- Elimination of Balance of Payments Program in Defense Supply Contracts: The BOPP was established in July 1962 when Secretary of Defense Robert S. McNamara directed the military departments to hold to a minimum their expenditures of appropriated funds outside the U.S., its possessions, and Puerto Rico. The BOPP was established as an interim measure to be used until the U.S. balance of payments deficit was corrected. However, the deficit continues even with the BOPP in place. There have been so many waivers and exceptions to the BOPP's provisions that few DOD supply procurements are subject to its procedures: defense equipment procured from approximately 85 countries receive equal consideration with domestic offers. Therefore, DOD is seeking comments on a proposal to eliminate the application of the BOPP to DOD procurements of supplies to be used overseas. Those submitting comments should provide specific examples of the benefits to be achieved by the elimination of the BOPP or identify specific harm that would be caused by the elimination of the BOPP preference in DOD supply contracts.
Comments must be submitted by June 14, 2002, to Charles A. Zuckerman, Deputy Director, Defense Procurement, Foreign Contracting, OUSD(AT&L), 3060 Defense Pentagon, Washington, DC 20301-3060.
- Anticompetitive Teaming: The November 1, 2001, proposed rule to amend DFARS Subpart 203.3, Reports of Suspected Antitrust Violations, to specify that certain exclusive teaming arrangements may evidence violations of the antitrust laws is withdrawn because public comments indicated there is no demonstrated need for DFARS guidance on this subject (for more on the proposed rule, see the December 2001 Federal Contracts Perspective article "DOD Authorizes Overseas Purchase Card Use Up to $200K").
- Demilitarization: The June 5, 1997, proposed rule to amend DFARS Part 245, Government Property, to address control of Munitions List items and Strategic List items and demilitarization of excess property under government contracts is withdrawn because DOD 4160.21-M-1, Defense Demilitarization Manual, is being revised to define DOD policy on this subject. After the revised manual is issued, DOD will reevaluate the need for DFARS changes pertaining to demilitarization.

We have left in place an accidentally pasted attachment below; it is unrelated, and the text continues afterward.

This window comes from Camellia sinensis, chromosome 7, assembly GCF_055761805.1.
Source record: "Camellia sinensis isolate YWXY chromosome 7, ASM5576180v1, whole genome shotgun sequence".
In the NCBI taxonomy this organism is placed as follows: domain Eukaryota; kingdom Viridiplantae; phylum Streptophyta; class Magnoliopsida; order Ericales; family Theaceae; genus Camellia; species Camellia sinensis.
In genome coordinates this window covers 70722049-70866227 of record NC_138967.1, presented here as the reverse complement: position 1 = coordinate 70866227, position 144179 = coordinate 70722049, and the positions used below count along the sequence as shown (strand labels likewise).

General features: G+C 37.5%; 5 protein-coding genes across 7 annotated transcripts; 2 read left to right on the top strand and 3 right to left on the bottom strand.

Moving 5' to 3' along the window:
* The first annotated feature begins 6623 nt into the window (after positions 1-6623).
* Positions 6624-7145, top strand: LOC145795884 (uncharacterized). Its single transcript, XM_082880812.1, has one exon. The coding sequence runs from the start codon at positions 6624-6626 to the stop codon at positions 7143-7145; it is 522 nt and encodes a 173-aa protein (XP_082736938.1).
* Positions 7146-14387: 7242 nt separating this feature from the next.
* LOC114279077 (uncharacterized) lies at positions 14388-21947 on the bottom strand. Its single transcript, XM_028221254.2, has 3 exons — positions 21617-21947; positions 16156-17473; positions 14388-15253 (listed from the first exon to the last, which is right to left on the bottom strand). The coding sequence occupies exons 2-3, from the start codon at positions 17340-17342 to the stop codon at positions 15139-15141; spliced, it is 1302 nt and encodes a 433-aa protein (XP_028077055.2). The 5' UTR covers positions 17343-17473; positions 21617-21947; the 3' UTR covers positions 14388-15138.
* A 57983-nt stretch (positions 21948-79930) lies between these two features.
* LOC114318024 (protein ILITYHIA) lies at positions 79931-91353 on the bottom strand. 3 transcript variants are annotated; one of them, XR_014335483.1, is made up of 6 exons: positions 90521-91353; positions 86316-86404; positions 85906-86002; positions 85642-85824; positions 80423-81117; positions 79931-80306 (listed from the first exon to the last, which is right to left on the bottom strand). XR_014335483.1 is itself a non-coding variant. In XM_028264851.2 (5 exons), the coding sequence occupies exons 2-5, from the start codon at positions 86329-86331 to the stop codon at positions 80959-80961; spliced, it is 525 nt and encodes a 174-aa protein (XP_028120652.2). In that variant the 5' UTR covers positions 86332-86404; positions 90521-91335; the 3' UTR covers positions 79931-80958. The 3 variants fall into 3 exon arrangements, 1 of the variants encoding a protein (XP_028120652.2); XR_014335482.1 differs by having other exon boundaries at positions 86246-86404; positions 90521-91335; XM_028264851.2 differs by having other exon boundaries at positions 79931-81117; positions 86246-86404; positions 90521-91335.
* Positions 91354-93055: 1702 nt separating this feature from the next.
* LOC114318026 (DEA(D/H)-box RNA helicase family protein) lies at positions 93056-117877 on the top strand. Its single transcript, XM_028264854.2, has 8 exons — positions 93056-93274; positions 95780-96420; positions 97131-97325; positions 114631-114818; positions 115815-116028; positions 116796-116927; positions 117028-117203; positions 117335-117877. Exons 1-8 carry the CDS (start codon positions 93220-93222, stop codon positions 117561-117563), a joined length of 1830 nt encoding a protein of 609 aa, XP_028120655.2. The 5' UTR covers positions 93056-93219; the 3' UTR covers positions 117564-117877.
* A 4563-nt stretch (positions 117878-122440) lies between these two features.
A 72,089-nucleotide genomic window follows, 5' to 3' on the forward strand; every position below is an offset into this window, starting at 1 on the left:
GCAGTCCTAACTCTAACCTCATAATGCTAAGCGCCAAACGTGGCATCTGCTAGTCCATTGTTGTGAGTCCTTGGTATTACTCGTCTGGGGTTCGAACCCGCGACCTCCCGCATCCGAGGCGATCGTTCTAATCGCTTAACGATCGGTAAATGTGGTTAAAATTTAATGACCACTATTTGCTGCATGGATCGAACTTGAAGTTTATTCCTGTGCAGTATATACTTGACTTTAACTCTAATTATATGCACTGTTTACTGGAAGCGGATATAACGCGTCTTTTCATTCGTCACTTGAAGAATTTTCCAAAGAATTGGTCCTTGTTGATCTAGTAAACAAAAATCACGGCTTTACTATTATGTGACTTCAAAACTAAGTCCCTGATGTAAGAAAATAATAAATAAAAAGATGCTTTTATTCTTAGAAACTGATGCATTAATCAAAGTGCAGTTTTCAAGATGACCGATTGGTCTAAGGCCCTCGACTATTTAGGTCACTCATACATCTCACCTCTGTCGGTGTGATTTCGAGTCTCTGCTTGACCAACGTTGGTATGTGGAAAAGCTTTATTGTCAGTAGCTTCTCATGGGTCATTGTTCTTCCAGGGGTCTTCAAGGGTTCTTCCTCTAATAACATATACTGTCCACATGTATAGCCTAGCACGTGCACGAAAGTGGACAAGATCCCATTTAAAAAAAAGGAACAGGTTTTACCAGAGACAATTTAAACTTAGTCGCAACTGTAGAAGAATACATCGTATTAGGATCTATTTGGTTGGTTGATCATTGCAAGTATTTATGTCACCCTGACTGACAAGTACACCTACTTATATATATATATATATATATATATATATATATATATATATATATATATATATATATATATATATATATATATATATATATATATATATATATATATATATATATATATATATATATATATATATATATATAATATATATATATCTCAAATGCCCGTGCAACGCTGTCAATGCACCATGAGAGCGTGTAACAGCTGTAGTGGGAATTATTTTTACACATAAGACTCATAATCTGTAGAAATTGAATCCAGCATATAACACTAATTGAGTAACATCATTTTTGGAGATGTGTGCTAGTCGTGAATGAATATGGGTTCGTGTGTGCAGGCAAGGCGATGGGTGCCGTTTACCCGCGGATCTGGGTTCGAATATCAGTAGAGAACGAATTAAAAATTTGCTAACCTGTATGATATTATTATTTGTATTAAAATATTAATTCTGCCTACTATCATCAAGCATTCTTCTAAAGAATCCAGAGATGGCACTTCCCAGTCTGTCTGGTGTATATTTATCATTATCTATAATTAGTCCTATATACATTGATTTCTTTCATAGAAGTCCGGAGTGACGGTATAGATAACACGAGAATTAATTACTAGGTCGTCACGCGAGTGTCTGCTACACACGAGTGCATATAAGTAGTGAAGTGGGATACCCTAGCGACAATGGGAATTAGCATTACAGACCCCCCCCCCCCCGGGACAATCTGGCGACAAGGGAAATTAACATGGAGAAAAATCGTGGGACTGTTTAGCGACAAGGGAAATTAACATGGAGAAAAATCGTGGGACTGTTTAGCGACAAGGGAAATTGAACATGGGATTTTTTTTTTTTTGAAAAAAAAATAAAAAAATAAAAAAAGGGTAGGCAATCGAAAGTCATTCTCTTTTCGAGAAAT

Class Deviation from FAR 31.205-20, Interest and Other Financial Costs, for Utilities Privatization Contracts: Director of Defense Procurement Deidre Lee issued a class deviation from FAR 31.205-20 for utilities privatization contracts under which previously government-owned utility systems are conveyed by a military department or defense agency to a contractor. FAR 31.205-20 states that interest on borrowings, bond discounts, costs of financing and refinancing capital, and related fees are unallowable. With this FAR class deviation, the utilities privatization contractor will be permitted to recover its interest costs associated with capital expenditures to acquire, renovate, replace, upgrade, and/or expand utility systems. However, the contractor will not be permitted to receive facilities capital cost of money as a contract cost under FAR 31.205-10, Cost of Money.
DOD FAIR Inventory Available
On April 15, the Office of Management and Budget (OMB) announced that the fourth, and final, release of Commercial Activities Inventories required to be compiled by Public Law 105-270, Federal Activities Inventory Reform Act of 1998 (FAIR Act), is now available to the public from the Department of Defense (DOD). The inventory is available by contacting DOD's FAIR Act Hotline at 703-824-2692, or through the website at http://web.lmi.org/fairnet/. The inventory consists of "activities performed by federal government sources for the executive agency that, in the judgment of the head of the executive agency, are not inherently governmental functions." Interested parties have 30 days from the publication of the notice (that is, until May 15) to challenge the omission or inclusion of an activity on and inventory.
For more on the other three releases of inventories, see the following Federal Contracts Perspective articles: October 2001, "FAIR Act Inventories Available to Public"; December 2001, "Second FAIR Act Inventories Released"; and February 2002, "OMB Releases Third Set of FAIR Act Inventories."
Proposed FAR Changes on Personal Costs, Trademarks